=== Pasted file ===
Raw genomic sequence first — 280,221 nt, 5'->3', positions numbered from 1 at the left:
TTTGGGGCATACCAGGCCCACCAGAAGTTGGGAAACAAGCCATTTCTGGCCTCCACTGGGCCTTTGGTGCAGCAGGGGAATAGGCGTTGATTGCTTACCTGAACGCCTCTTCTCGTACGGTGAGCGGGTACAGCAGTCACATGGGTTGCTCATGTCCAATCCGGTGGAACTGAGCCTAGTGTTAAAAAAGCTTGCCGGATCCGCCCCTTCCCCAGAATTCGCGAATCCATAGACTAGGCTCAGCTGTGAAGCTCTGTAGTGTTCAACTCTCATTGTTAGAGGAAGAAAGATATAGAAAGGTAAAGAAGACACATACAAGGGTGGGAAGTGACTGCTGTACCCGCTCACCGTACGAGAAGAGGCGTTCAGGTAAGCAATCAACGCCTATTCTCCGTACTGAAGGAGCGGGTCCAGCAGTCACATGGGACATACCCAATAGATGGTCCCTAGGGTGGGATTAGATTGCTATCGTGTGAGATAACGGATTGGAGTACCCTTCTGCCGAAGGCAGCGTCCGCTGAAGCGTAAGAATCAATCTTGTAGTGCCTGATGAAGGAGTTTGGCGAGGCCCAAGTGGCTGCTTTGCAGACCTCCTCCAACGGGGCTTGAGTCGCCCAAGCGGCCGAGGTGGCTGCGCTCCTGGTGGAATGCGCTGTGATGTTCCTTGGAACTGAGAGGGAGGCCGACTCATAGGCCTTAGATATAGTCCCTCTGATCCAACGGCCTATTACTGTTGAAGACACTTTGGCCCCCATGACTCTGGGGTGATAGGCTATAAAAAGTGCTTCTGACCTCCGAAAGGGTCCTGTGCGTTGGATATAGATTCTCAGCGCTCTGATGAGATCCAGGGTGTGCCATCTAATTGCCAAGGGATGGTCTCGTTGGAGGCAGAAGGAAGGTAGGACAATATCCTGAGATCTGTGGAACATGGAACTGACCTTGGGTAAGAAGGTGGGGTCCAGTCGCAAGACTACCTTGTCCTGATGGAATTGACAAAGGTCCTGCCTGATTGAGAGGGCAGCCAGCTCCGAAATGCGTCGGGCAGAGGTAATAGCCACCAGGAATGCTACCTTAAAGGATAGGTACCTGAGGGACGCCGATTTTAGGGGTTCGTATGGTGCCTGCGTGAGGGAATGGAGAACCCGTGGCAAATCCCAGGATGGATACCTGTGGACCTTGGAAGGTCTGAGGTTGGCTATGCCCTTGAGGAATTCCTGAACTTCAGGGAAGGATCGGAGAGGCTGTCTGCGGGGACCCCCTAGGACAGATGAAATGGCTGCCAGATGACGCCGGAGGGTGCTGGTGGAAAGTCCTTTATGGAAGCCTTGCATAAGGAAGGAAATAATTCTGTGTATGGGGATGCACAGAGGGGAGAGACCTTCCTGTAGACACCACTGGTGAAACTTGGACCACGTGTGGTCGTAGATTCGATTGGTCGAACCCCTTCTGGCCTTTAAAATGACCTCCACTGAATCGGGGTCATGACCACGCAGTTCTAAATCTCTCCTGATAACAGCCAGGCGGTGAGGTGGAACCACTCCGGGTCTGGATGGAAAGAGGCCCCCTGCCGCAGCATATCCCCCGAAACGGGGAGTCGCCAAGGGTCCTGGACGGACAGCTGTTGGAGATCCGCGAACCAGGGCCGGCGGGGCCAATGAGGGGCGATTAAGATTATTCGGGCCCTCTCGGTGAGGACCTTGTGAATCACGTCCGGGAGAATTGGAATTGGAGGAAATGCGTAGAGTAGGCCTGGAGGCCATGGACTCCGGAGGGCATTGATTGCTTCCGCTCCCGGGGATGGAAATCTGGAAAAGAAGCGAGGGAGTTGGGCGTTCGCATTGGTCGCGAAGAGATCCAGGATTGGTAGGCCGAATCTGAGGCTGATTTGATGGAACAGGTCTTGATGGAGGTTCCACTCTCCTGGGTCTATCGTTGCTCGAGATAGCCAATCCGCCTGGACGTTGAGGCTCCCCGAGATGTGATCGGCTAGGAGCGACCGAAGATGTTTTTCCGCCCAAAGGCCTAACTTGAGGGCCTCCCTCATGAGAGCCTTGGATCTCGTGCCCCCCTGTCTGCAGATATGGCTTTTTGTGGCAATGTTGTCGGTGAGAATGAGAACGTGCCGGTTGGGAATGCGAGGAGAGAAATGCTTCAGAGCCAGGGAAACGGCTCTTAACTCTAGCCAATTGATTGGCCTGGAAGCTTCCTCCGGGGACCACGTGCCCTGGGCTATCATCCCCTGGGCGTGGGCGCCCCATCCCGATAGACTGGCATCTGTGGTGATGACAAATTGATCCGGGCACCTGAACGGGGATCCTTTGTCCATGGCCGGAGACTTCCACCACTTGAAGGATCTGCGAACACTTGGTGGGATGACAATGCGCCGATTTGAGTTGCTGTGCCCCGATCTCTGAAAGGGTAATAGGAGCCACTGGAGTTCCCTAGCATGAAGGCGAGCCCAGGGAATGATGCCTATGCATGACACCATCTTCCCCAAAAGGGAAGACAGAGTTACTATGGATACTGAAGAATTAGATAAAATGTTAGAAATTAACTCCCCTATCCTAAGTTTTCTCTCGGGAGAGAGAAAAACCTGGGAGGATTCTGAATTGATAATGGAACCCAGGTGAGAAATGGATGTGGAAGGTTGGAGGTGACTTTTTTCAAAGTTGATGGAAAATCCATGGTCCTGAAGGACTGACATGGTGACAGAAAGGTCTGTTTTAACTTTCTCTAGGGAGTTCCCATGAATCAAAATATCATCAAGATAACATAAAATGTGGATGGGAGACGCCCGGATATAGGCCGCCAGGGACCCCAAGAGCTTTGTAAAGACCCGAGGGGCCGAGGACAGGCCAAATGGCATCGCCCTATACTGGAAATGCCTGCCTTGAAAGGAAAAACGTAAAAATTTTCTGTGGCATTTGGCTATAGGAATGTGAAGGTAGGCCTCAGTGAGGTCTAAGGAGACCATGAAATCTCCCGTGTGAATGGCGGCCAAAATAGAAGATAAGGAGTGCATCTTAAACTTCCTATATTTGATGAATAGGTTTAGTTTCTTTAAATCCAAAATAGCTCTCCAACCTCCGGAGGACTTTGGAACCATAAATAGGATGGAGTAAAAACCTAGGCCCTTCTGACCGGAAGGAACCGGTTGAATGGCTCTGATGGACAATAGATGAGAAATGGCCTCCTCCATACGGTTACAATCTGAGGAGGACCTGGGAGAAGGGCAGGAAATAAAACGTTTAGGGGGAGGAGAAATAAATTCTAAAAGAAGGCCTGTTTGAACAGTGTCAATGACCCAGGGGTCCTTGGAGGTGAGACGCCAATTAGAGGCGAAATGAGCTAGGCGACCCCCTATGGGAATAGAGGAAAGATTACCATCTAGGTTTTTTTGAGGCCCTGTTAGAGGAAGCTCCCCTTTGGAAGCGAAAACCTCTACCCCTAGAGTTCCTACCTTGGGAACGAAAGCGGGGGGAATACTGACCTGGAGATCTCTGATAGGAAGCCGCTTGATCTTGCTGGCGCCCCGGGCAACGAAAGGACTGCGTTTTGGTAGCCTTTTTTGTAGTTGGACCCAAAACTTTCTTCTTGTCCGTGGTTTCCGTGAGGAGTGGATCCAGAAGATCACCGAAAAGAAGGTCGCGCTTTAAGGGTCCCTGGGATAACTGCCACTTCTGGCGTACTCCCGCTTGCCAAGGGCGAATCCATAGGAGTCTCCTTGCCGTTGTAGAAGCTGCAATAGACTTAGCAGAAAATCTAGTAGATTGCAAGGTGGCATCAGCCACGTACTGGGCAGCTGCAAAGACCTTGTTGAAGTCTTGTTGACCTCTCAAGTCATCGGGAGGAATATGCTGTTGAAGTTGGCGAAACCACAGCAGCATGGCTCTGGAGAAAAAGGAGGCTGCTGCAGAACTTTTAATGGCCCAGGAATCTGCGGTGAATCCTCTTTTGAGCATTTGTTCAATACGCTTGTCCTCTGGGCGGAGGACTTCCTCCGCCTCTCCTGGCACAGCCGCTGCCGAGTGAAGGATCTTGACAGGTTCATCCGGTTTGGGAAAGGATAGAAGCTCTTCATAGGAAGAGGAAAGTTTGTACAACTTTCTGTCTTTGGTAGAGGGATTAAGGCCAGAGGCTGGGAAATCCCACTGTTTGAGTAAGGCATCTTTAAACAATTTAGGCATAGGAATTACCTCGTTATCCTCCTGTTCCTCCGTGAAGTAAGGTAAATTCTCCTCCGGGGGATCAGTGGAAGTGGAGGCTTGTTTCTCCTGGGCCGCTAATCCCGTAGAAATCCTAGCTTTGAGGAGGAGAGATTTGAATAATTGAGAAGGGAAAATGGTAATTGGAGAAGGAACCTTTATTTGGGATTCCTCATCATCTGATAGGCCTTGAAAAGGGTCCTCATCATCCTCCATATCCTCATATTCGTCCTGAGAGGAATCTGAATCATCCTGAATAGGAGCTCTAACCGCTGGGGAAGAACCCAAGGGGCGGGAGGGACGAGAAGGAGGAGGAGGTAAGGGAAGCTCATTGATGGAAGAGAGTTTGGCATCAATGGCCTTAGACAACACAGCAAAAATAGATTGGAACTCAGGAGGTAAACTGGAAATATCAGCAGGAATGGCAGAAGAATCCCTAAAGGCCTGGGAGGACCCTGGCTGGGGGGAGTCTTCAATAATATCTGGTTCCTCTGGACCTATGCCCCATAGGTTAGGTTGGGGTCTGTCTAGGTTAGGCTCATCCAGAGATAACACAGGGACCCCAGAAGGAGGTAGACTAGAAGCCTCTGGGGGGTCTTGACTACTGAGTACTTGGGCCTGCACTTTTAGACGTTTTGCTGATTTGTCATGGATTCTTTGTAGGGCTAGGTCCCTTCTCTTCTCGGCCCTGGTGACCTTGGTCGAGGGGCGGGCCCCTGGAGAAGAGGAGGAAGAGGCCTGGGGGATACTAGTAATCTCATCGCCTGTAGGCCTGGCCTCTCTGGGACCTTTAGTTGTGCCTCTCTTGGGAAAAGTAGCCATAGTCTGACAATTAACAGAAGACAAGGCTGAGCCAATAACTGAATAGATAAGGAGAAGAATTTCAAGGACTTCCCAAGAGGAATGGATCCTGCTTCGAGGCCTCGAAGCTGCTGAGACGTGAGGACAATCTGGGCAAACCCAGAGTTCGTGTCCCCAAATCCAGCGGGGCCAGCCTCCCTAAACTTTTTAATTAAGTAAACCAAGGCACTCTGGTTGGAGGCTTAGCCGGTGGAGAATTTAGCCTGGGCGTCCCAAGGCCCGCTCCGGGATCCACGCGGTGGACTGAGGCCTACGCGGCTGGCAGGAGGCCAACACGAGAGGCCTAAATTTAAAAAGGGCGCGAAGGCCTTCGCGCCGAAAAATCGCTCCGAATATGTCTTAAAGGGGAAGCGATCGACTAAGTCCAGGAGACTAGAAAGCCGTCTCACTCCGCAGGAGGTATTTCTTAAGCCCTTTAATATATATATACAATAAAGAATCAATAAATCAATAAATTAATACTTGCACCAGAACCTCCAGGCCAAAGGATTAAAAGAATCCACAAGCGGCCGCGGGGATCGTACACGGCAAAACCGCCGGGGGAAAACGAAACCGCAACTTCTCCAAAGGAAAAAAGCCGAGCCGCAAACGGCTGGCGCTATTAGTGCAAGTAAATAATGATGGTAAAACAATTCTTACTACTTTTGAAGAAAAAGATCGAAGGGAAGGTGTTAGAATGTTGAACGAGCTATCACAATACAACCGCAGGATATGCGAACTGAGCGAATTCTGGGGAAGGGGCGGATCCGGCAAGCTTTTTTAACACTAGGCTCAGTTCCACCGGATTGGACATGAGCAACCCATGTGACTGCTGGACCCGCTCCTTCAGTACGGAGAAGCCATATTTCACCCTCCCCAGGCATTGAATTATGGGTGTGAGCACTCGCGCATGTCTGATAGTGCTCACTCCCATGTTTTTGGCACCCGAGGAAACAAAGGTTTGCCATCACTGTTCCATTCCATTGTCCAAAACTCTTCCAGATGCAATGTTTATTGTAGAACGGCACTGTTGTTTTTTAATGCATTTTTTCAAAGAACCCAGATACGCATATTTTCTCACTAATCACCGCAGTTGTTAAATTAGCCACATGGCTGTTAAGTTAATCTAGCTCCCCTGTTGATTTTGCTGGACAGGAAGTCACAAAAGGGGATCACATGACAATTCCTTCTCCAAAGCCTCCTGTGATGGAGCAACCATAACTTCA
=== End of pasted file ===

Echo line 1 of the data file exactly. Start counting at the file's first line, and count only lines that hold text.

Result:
Raw genomic sequence first — 280,221 nt, 5'->3', positions numbered from 1 at the left: